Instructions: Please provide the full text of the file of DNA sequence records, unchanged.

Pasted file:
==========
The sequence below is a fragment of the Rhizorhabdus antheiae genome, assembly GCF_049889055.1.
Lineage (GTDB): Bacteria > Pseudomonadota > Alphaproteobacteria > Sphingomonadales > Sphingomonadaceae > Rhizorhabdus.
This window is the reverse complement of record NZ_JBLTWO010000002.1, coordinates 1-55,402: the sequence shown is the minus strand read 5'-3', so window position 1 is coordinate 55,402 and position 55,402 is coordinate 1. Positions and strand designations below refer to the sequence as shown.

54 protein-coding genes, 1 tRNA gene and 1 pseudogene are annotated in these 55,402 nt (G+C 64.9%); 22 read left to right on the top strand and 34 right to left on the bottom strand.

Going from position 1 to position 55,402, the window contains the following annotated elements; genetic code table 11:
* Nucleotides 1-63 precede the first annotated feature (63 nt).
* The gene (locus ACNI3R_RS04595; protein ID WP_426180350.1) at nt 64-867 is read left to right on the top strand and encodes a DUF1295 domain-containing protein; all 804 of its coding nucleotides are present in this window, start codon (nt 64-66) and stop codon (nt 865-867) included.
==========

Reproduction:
The sequence below is a fragment of the Rhizorhabdus antheiae genome, assembly GCF_049889055.1.
Lineage (GTDB): Bacteria > Pseudomonadota > Alphaproteobacteria > Sphingomonadales > Sphingomonadaceae > Rhizorhabdus.
This window is the reverse complement of record NZ_JBLTWO010000002.1, coordinates 1-55,402: the sequence shown is the minus strand read 5'-3', so window position 1 is coordinate 55,402 and position 55,402 is coordinate 1. Positions and strand designations below refer to the sequence as shown.

54 protein-coding genes, 1 tRNA gene and 1 pseudogene are annotated in these 55,402 nt (G+C 64.9%); 22 read left to right on the top strand and 34 right to left on the bottom strand.

Going from position 1 to position 55,402, the window contains the following annotated elements; genetic code table 11:
* Nucleotides 1-63 precede the first annotated feature (63 nt).
* The gene (locus ACNI3R_RS04595; protein ID WP_426180350.1) at nt 64-867 is read left to right on the top strand and encodes a DUF1295 domain-containing protein; all 804 of its coding nucleotides are present in this window, start codon (nt 64-66) and stop codon (nt 865-867) included.